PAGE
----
Search Images Maps Play YouTube News Gmail Drive More »
Sign in
Screen reader users: click this link for accessible mode. Accessible mode has the same essential features but works better with your reader.

Patents

  1. Advanced Patent Search
Publication numberUS7045723 B1
Publication typeGrant
Application numberUS 11/235,811
Publication dateMay 16, 2006
Filing dateSep 27, 2005
Priority dateSep 27, 2005
Fee statusLapsed
Publication number11235811, 235811, US 7045723 B1, US 7045723B1, US-B1-7045723, US7045723 B1, US7045723B1
InventorsJoti Projkovski
Original AssigneeJoti Projkovski
Export CitationBiBTeX, EndNote, RefMan
External Links: USPTO, USPTO Assignment, Espacenet
Fail safe electrical receptacle
US 7045723 B1
Abstract
A fail safe electrical receptacle (1) having normally open switches (6) and normally closed switches (7). The normally open switches (6) are wired to a breaker (11) and are located above the slots (2) and (3) while the normally closed position switches (7) are located below the slots (2) and (3). The contact arms (18) wired to the neutral slot (2) are neutral while the contact arms (10) wired to the hot slot (3) are grounded. If the switch levers (9) and (8) located behind the slots (2) and (3) are pressed against the normally closed switches (7), a circuit is not completed and therefore no power is provided to the outlet. However, if the switch levers (9) or (8) are pressed against the normally open switches (6), the circuit between the hot (3) and the ground (17) or the ground (17) and the hot slot (3) is completed and the breaker (11) is tripped.
Images(3)
Previous page
Next page
Claims(10)
1. A fail safe electrical receptacle comprising:
at least one neutral slot and at least one hot slot;
a first normally open switch located adjacent to said at least one neutral slot;
said first normally open switch electrically connected to a neutral wire;
a second normally open switch located adjacent to said at least one hot slot;
said second normally open switch electrically connected to a hot wire;
a first normally closed switch located adjacent said at least one neutral slot;
said first normally closed switch connected to a ground;
a second normally closed switch located adjacent said at least one hot slot;
said second normally closed switch connected to said ground;
said first normally open switch connected to said second normally closed switch;
said second normally open switch connected to said first normally closed switch; and
said second normally closed switch connected to said ground.
2. The fail safe electrical receptacle of claim 1 wherein:
said hot wire and said neutral wire are connected to a breaker.
3. The fail safe electrical receptacle of claim 1 wherein:
said first normally open switch has at least one switch lever;
said second normally open switch has at least one switch lever;
said first normally closed switch has at least one switch lever; and
said second normally closed switch has at least one switch lever.
4. The fail safe electrical receptacle of claim 3 wherein:
said first normally open switch has an activator;
said second normally open switch has an activator;
said first normally closed switch has an activator; and
said second normally closed switch has an activator.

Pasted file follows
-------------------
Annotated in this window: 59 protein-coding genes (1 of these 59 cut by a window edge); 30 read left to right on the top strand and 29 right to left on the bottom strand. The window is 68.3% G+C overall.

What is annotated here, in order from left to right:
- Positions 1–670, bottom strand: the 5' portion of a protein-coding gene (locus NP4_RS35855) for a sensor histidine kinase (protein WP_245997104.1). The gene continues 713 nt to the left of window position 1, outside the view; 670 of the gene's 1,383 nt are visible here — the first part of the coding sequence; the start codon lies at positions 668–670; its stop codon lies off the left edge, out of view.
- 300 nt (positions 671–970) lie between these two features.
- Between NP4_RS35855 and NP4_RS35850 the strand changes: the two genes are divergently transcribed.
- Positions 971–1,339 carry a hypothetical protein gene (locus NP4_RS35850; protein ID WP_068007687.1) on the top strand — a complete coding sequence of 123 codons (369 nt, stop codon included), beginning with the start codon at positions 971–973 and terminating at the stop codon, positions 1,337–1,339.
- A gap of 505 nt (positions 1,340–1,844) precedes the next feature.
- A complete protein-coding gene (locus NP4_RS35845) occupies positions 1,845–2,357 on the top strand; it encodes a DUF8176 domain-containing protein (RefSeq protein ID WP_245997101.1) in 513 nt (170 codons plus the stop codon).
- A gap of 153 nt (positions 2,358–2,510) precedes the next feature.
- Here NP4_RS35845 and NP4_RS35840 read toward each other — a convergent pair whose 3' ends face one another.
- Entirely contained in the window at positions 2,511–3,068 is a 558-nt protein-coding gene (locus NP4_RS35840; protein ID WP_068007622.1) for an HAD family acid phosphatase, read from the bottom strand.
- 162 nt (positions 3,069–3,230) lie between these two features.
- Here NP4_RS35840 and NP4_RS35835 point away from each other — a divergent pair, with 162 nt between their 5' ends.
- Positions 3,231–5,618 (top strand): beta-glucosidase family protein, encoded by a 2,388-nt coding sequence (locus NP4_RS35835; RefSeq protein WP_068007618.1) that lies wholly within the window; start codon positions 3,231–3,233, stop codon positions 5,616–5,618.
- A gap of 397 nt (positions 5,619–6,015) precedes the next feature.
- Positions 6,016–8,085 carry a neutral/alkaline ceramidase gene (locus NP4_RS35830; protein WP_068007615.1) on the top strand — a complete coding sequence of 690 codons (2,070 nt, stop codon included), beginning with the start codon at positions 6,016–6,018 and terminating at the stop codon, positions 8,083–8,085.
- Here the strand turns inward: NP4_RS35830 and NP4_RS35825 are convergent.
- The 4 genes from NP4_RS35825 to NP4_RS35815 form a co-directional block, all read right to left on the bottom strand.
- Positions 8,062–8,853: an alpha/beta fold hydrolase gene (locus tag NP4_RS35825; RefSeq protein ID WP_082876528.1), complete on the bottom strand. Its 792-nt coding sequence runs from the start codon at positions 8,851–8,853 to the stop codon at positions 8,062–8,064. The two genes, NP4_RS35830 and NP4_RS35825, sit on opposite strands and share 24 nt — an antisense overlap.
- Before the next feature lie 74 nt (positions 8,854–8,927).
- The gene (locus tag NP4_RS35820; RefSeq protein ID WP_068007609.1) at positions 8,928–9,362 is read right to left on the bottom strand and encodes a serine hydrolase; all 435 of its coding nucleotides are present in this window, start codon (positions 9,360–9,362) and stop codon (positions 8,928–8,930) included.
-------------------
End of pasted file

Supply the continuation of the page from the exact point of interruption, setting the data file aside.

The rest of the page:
5. The fail safe electrical receptacle of claim 1 further comprising:
a ground slot connected to the ground.
6. The fail safe electrical receptacle of claim 3 wherein:
said at least one switch lever on said first normally open switch is a roller-type;
said at least one switch lever on said second normally open switch is a roller-type;
said at least one switch lever on said first normally closed switch is a roller-type; and
said at least one switch lever on said second normally closed switch is a roller-type.
7. The fail safe electrical receptacle of claim 1 further comprising:
a receptacle cover.
8. A fail safe electrical receptacle comprising:
a receptacle cover having at least one neutral slot, at least one hot slot and a ground slot;
a first normally open switch located adjacent to said at least one neutral slot;
said first normally open switch electrically connected to a neutral wire;
said first normally open switch having roller-type switch levers;
said first normally open switch having an activator;
a second normally open switch located adjacent to said at least one hot slot;
said second normally open switch electrically connected to a hot wire;
said second normally open switch having roller-type switch levers;
said second normally open switch having an activator;
said hot wire and said neutral wire are connected to a breaker;
said breaker is a ground fault circuit interrupter;
a first normally closed switch located adjacent said at least one neutral slot;
said first normally closed switch connected to a ground;
said first normally closed switch having roller-type switch levers;
said first normally closed switch having an activator;
a second normally closed switch located adjacent said at least on hot slot;
said second normally closed switch connected to said ground;
said second normally closed switch having roller-type switch levers;
said second normally closed switch having an activator;
said first normally open switch connected to said second normally closed switch;
said second normally open switch connected to said first normally closed switch;
said second normally closed switch connected to said ground; and
a ground slot connected to said ground.